Media Matters and the Huffington Post are crowing about the latest Nielsen ratings, showing a dip in Glenn Beck‘s viewership at Fox News. Media Matters thinks Beck’s weird (and now largely forgotten) hour-long interview with oddball Democrat Congressman Eric Massa in March marked a turning point, although their “logic” escapes me:
Prior to the Massa Moment, Glenn Beck was averaging 2.6 million viewers each week, and the show was still flying high. And in the short term, the wildly hyped Massa episode produced ratings gold, generating 3.4 million viewers that night, thank you very much. Long-term though, the effects have proven to be disastrous.
Uh, OK. Unlike Media Matters, I don’t claim to be an expert on the nuances of Nielsen. However, concentrating on Beck’s ratings month over month is just a way for them to hide the bigger picture.
The fact is: “evil” Fox News still dominates the cable landscape, by a wide margin. April 2010 marks Fox’s 100th straight month as the #1 cable network, with their closest competitor, Keith Olbermann‘s MSNBC, garnering less than half the number of viewers (785,000 total primetime viewers compared to Fox’s 1.92 million).
As well, cable network ratings are down across the board. But while Fox is down 19% year over year, CNN has shed an incredible 40% since last April. (Question: How many folks have simply canceled their cable during the economic downturn?)
It’s one thing to compare Beck’s ratings this month to last, as Media Matters does, touting his drop from just under 2.5 million viewers on March 13 to around 2.1 million April 23 as somehow highly significant. But what happens when you compare Beck’s performance (in the no-man’s-land time slot of 5 p.m. ET) with that of his ideological competitors on other cable networks, in so-called prime time? Olbermann and Rachel Maddow bring in less than half of Beck’s viewership, at about a million each.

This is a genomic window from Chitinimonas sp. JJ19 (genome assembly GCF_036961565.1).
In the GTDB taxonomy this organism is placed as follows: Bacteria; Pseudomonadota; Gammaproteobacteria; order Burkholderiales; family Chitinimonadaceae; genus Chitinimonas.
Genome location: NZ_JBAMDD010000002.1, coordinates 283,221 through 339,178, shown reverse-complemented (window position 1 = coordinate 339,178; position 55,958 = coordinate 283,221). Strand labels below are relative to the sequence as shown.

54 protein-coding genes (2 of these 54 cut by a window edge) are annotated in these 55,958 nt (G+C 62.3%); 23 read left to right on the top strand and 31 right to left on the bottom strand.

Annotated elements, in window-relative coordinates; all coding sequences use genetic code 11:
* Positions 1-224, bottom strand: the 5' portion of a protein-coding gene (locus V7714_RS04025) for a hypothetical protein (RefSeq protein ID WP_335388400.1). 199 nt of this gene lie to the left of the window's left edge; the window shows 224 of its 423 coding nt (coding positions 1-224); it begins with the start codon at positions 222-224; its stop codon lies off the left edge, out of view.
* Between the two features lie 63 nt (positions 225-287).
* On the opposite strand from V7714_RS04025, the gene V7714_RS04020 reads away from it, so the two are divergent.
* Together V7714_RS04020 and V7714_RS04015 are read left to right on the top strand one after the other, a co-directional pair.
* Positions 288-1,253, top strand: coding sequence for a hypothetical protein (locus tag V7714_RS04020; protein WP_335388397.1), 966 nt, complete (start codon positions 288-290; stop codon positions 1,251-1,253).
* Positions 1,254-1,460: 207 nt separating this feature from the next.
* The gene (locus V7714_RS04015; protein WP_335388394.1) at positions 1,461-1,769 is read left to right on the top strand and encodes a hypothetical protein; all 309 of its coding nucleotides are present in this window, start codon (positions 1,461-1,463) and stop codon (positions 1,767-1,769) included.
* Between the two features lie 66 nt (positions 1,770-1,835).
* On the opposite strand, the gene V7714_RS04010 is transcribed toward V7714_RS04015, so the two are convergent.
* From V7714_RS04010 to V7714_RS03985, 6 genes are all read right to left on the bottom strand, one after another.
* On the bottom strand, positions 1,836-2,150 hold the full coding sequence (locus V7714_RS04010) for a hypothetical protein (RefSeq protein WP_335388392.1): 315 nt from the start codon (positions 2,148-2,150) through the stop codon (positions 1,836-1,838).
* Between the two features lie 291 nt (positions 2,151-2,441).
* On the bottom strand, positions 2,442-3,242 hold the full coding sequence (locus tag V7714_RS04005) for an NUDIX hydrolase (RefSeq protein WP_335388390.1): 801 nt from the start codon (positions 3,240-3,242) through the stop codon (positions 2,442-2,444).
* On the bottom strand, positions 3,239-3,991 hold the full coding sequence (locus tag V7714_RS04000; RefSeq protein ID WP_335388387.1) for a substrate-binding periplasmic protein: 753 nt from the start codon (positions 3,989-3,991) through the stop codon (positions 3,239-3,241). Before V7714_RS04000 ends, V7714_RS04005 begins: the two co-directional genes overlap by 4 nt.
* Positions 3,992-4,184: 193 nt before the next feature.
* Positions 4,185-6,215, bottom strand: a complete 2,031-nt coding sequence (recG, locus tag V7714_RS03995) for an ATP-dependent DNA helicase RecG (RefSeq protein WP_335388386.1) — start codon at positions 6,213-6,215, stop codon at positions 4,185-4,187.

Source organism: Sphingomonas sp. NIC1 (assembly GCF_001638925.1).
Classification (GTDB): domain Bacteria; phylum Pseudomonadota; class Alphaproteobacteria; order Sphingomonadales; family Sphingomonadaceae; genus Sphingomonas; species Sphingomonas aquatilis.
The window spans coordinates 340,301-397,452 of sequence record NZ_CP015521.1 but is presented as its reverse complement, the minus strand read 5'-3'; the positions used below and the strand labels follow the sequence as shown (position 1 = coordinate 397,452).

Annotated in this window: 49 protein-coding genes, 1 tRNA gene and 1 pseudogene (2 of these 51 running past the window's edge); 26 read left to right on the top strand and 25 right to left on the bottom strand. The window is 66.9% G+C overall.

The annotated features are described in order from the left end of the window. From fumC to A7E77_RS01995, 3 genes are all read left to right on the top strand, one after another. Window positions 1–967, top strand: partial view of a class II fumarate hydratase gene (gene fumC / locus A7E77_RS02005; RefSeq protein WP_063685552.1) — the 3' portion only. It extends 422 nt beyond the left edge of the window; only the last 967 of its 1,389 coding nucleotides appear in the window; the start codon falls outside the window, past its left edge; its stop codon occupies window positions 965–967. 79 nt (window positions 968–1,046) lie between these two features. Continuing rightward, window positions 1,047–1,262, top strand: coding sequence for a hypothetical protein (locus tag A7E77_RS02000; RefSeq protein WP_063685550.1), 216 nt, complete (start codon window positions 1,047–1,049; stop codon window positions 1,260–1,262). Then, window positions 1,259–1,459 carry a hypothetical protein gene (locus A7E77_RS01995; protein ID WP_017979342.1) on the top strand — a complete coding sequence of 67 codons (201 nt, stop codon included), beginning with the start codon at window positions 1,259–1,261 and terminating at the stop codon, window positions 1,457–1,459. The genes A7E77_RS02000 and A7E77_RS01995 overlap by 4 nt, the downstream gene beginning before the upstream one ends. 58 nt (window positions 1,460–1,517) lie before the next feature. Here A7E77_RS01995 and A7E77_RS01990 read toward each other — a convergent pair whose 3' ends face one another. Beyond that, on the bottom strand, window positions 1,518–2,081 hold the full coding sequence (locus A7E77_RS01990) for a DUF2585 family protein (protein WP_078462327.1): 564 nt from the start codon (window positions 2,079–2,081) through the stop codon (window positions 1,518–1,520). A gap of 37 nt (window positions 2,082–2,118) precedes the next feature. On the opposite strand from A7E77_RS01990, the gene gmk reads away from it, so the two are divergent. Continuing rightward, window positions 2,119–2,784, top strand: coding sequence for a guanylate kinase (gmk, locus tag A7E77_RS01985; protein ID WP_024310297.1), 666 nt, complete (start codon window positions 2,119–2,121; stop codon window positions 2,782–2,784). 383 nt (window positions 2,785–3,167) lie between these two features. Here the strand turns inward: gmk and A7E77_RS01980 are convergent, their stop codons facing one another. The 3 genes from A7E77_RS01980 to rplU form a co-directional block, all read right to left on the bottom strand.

More perspective from Mark Steyn, who made this stunning observation on Hugh Hewitt’s radio show last week:
…one night a couple of weeks ago, [CNN's] Campbell Brown had, I think it was 22,000 people watching. I’ve got friends up in Canada who get bigger readership than that on their daily blogs, with a potential market that is a tenth of the size of Campbell Brown’s. It gets beyond the politics, really. Those shows are boring, and the hosts are simply not as sharp. …
I mean, everyone goes on about Anderson Cooper, the exciting, young, new face of CNN. Larry [King's] audience fell by 54 percent last quarter, and the fresh, new, hot, young talent, Anderson Cooper’s audience, fell by 42 percent. So I don’t think there’s any future in Anderson Cooper. You just shed the audience marginally less dramatically.
Now, Glenn Beck isn’t above legitimate criticism. Even fans can be forgiven for thinking that he’s involved in too many projects at once, or using his blackboard too much, or obsessing inordinately about long dead Presidents. But when Beck is on top of his game, no one can match him. Last Friday, I caught an episode devoted to freedom of speech that served up a history lesson on the Mann Act, “white slavery” and Nixon’s “enemies list” that, had it been produced by anyone else but Beck, would be nominated for an Emmy and a Peabody.
Exit question: if, as progressives love to claim, Beck “just does crazy things to get ratings,” will these new Neilsen results force them to invent a new talking point?